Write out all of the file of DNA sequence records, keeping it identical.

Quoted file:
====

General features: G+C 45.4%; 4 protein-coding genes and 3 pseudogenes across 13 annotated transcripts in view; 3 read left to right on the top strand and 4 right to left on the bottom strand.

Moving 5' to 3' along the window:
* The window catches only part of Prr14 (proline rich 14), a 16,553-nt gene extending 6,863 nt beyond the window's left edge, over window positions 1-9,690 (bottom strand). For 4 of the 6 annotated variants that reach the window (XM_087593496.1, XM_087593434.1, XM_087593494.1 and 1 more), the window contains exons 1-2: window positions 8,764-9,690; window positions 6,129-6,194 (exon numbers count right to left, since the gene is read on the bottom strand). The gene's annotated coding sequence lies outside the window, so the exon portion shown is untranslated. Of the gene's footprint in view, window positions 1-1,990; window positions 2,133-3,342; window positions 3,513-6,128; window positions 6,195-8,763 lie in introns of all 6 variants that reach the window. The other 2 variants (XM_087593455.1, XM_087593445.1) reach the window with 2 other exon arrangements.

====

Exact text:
General features: G+C 45.4%; 4 protein-coding genes and 3 pseudogenes across 13 annotated transcripts in view; 3 read left to right on the top strand and 4 right to left on the bottom strand.

Moving 5' to 3' along the window:
* The window catches only part of Prr14 (proline rich 14), a 16,553-nt gene extending 6,863 nt beyond the window's left edge, over window positions 1-9,690 (bottom strand). For 4 of the 6 annotated variants that reach the window (XM_087593496.1, XM_087593434.1, XM_087593494.1 and 1 more), the window contains exons 1-2: window positions 8,764-9,690; window positions 6,129-6,194 (exon numbers count right to left, since the gene is read on the bottom strand). The gene's annotated coding sequence lies outside the window, so the exon portion shown is untranslated. Of the gene's footprint in view, window positions 1-1,990; window positions 2,133-3,342; window positions 3,513-6,128; window positions 6,195-8,763 lie in introns of all 6 variants that reach the window. The other 2 variants (XM_087593455.1, XM_087593445.1) reach the window with 2 other exon arrangements.